|Juliet Of The Spirits
||[Sep. 20th, 2005|11:13 am]
Back in the old days before DVD and video you had to hunt films down. You were dependent on what local film societies had in their programmes and what the BBC was deigning to show after midnight. You had to be keen.|
I once belonged to a film club that had its screenings in a redundant Methodist chapel. Stone walls, stone floor, no heating. Imagine watching Duck Soup on a winter's night with a travel rug wrapped round your shaking knees and your breath smoking on the frozen air- look at Groucho up there, lucky bugger, he's in evening dress and he's warm!
For years the only Fellini that came my way was Juliet of the Spirits. I had seen it twice before I finally managed to catch up with 8 1/2 and La Strada. Then it went off the radar. The BBC shows La Dolce Vita at regular intervals and never Juliet.
The critical concensus is that it represents a step down from 8 1/2. I don't think so. I like it better. It's subtler. With 8 1/2 you can talk about "fantasy sequences" because it's reasonably clear where we slip from the "real" world into the "imagined" world. With Juliet you can't spot the joins. The needlework is finer.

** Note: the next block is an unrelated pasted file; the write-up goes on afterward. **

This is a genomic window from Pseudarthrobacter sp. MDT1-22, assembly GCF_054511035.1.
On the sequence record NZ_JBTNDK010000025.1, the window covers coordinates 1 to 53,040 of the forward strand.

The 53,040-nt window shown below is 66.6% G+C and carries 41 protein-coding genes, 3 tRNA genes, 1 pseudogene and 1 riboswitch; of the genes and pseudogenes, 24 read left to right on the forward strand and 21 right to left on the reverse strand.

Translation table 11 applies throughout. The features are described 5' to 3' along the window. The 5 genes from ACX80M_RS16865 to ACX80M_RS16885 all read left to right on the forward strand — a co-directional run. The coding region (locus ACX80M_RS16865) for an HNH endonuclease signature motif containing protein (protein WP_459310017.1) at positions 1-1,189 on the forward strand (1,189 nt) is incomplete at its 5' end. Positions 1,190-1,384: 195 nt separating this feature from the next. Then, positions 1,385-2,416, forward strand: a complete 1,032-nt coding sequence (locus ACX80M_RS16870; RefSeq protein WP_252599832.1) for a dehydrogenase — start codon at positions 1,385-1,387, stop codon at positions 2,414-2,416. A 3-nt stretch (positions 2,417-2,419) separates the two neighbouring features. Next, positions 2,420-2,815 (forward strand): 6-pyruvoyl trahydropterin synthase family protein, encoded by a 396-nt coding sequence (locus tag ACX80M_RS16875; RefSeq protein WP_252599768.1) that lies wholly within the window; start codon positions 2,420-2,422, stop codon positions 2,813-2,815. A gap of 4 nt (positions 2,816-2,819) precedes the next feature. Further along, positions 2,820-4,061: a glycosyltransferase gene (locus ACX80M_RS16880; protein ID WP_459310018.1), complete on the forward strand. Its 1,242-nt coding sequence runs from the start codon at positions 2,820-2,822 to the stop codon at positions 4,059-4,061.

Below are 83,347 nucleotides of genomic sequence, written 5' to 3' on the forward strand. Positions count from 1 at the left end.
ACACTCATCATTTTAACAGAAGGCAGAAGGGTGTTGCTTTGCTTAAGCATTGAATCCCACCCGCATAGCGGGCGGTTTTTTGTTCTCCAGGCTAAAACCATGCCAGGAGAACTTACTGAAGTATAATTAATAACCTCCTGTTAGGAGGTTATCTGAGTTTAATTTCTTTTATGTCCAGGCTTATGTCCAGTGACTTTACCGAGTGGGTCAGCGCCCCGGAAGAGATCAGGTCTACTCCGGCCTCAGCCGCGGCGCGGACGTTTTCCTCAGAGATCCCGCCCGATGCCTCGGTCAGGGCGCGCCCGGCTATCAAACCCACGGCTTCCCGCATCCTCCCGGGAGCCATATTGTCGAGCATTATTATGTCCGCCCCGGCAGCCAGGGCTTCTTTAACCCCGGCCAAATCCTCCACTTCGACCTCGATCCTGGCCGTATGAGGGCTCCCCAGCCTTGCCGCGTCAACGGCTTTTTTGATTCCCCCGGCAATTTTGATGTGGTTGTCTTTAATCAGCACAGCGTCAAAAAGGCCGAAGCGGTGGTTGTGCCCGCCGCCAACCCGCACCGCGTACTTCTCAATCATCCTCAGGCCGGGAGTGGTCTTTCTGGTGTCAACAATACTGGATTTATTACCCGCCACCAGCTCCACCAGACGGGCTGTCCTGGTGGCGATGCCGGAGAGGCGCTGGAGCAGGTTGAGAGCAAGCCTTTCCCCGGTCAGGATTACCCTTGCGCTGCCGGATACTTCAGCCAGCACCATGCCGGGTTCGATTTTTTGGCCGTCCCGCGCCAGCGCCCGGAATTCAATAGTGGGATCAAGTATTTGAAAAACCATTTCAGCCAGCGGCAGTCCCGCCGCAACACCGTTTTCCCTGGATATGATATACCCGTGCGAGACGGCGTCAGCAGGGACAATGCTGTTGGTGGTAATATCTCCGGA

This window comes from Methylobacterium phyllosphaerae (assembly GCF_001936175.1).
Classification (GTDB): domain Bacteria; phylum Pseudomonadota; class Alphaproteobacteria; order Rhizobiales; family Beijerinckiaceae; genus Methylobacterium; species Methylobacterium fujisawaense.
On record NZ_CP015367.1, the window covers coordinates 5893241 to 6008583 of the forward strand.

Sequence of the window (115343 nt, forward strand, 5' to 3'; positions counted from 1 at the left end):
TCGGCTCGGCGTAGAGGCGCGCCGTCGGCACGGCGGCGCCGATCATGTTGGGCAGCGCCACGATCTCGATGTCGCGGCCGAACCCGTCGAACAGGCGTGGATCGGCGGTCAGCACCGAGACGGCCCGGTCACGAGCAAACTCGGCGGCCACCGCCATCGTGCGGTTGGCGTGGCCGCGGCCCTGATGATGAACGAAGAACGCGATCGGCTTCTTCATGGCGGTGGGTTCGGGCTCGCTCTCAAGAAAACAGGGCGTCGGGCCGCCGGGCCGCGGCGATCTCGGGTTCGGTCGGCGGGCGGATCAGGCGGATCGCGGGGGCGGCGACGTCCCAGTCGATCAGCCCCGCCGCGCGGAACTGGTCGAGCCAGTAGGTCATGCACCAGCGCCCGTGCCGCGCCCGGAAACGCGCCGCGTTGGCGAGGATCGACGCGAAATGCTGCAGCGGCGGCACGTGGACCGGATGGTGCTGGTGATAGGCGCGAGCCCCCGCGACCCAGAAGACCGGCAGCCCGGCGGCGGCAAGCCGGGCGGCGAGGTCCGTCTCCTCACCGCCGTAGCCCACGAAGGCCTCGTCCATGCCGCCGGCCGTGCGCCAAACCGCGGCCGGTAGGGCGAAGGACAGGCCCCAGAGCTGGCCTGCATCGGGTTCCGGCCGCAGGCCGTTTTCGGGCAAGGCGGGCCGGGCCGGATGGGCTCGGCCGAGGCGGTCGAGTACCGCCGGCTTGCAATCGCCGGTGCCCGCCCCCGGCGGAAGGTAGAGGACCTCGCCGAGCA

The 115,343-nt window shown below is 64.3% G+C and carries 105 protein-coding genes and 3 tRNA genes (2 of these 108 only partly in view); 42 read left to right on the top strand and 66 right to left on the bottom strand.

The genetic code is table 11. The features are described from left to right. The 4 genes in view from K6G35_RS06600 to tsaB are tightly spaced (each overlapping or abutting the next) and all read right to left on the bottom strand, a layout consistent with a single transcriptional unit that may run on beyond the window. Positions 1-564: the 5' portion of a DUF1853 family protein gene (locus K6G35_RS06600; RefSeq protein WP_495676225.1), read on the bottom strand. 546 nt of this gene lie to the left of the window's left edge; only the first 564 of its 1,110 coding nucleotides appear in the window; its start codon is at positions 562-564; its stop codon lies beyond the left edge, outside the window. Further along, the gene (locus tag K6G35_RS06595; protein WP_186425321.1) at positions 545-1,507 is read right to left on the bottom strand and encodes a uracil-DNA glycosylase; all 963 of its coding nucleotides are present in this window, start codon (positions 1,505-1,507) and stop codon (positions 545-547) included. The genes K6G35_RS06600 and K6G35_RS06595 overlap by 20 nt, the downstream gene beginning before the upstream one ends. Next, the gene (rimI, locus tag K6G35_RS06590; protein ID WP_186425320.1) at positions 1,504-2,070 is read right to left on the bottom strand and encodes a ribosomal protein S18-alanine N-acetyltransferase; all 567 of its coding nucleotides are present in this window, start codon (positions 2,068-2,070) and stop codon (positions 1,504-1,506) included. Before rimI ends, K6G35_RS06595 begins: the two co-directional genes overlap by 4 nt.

Fellini was moving towards a cinema of total subjectivity. Juliet is the final step. There's a cast of hundreds, but only one character. (Witty, delightful Giulietta Masina, the queen of pathos- the female Chaplin.) Everything that happens, happens inside her head. This is it, the thing is done. Ite, missa est. There's a sense in which everything Fellini did afterwards (no matter how big the budget) was just footnotes.
Finally it's out on DVD. Digitally remastered. The copies I saw in stuffy lecture rooms and frozen chapels were degraded and bled-out. Suddenly I'm seeing the colours Fellini wanted me to see and they're gorgeous.
I love this film.
It's come back to me.